Last week, some of the Aegean imports found on Sai Island in contexts of the 18th Dynasty were mentioned. Today, I would like to present a so far unique piece from SAV1 North.
It is the lower part of a decorated rhyton, covered in a red slip and burnished, made in a very fine Nile B (SAV1N N/C 1205). The conical vessel shape is characteristically Aegean; it is an Egyptian imitation of a Late Minoan IA rhyton, known from other sites in Egypt (especially finds from Tell el-Daba/Ezbet Helmi, see Hein 2013: fig. 6; cf. also Egyptian faience versions of Aegean rhyta, Vermeule 1982). Rhyta are attested in various shapes and types, but as a rule they have a secondary opening apart from the mouth. This also holds true for N/C 1205 which was perforated at its base.
The fragment of an Egyptian imitation of an Aegean rhyton from Sai
The area around the perforated bottom of N/C 1205 is painted in black with floral elements. Just above these lotus flowers a register with figural painting is still partly visible. It seems to be a scene in the marshes: a striding male figure is carrying two fishes hanging from a pole set on his shoulder. This motif finds a close parallel in one of the silver vessels from the famous Bubastis hoard, characterised by a mixture of Near Eastern and Egyptian styles and motifs (see Bakr/Brandl 2010). Further parallels can be named from the tomb decoration of Egyptian private tombs, especially of the Middle Kingdom and the 18th Dynasty at Thebes.
What may be the function of such an extraordinary vessel in the New Kingdom town of Sai? Similar as the precious metal vessels from Bubastis, also pottery rhyta like N/C 1205 probably had the character of luxury items (cf. Hein 2013). Furthermore, the Egyptian “fish” motif as part of a little marsh scene might be interpreted as a symbol of renewal (cf. Minault-Gout 2004: 120; Stevens 2006: 55-56, 180). Such a general sphere of creation is also evoked by a small pottery figure vase in the form of a fish, a tilapia nilotica, which was discovered in one of the 18th Dynasty tombs at Sai (Minault-Gout 2004: 120; Minault-Gout/Thill 2012: 55-67, tomb 8, no. 87, pl. 160). This remarkable zoomorphic vessel (Khartoum SNM 31319) is, like N/C 1205, a fine red slipped and burnished Nile clay, decorated with black paint. Figure vessels of this type are rare, but another example was found in Upper Nubia at Soleb (see Bourriau 1982: 103-104, no. 86.)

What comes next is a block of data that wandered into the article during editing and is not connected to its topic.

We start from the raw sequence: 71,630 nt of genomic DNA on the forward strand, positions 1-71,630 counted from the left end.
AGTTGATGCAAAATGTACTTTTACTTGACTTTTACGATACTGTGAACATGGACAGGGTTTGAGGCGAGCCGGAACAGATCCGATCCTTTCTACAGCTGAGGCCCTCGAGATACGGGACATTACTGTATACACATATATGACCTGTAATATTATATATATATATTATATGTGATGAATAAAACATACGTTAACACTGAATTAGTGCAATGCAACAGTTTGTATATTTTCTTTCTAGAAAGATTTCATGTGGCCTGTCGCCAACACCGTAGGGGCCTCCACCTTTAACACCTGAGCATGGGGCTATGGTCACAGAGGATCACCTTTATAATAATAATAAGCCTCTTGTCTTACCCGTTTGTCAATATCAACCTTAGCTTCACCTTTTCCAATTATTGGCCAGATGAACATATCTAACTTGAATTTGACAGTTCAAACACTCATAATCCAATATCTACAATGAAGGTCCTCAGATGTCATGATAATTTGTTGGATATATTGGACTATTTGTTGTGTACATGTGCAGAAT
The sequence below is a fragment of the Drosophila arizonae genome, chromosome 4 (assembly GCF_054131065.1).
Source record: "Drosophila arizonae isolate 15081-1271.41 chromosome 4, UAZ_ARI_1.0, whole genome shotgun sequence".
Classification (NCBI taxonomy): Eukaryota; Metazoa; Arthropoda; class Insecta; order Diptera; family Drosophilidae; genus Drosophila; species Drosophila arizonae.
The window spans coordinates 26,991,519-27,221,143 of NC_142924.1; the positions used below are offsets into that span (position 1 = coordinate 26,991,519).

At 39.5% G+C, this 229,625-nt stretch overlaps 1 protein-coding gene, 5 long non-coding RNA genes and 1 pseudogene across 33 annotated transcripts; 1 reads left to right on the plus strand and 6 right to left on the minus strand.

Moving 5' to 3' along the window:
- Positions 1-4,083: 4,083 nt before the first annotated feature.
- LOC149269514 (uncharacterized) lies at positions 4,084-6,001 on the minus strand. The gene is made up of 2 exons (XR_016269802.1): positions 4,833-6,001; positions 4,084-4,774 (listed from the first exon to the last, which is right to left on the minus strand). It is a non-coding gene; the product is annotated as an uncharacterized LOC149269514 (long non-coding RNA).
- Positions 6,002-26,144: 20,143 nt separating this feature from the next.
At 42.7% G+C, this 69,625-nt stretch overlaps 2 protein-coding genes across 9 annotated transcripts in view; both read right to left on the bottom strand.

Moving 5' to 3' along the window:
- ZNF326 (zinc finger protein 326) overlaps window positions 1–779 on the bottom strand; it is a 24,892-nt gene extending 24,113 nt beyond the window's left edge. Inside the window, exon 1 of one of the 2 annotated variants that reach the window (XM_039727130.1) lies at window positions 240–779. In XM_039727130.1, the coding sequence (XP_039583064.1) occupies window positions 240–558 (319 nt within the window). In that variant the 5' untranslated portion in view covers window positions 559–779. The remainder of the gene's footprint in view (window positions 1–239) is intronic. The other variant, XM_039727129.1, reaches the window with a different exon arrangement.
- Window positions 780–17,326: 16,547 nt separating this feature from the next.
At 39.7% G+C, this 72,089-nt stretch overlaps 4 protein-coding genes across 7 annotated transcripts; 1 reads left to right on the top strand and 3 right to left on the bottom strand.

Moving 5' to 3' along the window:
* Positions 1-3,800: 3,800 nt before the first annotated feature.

All in all, the Egyptian rhyton from Sai Island illustrates not only the international age of 18th Dynasty Egypt and contacts to the Aegean, but it also refers to important aspects of daily life like creation and fertility.
Bakr/Brandl 2010 = M. I. Bakr/H. Brandl, Precious metal hoards from Bubastis, in M.I. Bakr/H. Brandl with F. Kalloniatis (eds.), Egyptian Antiquities from Kufur Nigm and Bubastis, Berlin, 2010, 43-53.
Bourriau 1982 = J. Bourriau, No. 86: Fish vase, in E. Brovarski/S.K. Doll/R.E. Freed (eds.), Egypt’s Golden Age: The Art of Living in the New Kingdom, exhibition catalogue, Museum of Fine Arts Boston, 103-104.
Hein 2013 = I. Hein, Cypriot and Aegean features in New Kingdom Egypt: cultural elements interpreted from archaeological finds, in P. Kousoulis/N. Lazaridis (eds.), Tenth International Congress of Egyptologists, University of the Aegean, Department of Mediterranean Studies, Rhodes 22-29 May 2008 (Orientalia Lovaniensia Analecta), Leuven, 2013 [in press].
Minault-Gout 2004 = A. Minault-Gout, Cat. 95: Figure vase in the form [of] a fish, in D.A. Welsby/J.R. Anderson (eds.), Sudan. Ancient Treasures. An Exhibition of recent discoveries from the Sudan National Museum, London, 2004, 120.
Minault-Gout/Thill 2012 = A. Minault-Gout/F.Thill, Saï II. Le cimetière des tombes hypogées du Nouvel Empire (SAC5) (FIFAO 69), Cairo, 2012.
Stevens 2006 = A. Stevens, Private Religion at Amarna (British Archaeological Reports, International Series 1587), Oxford, 2006.
Vermeule 1982 = E.T. Vermeule, Egyptian Imitations of Aegean Vases, in E. Brovarski/S.K. Doll/R.E. Freed (eds.), Egypt’s Golden Age: The Art of Living in the New Kingdom, exhibition catalogue, Museum of Fine Arts Boston, 152-153.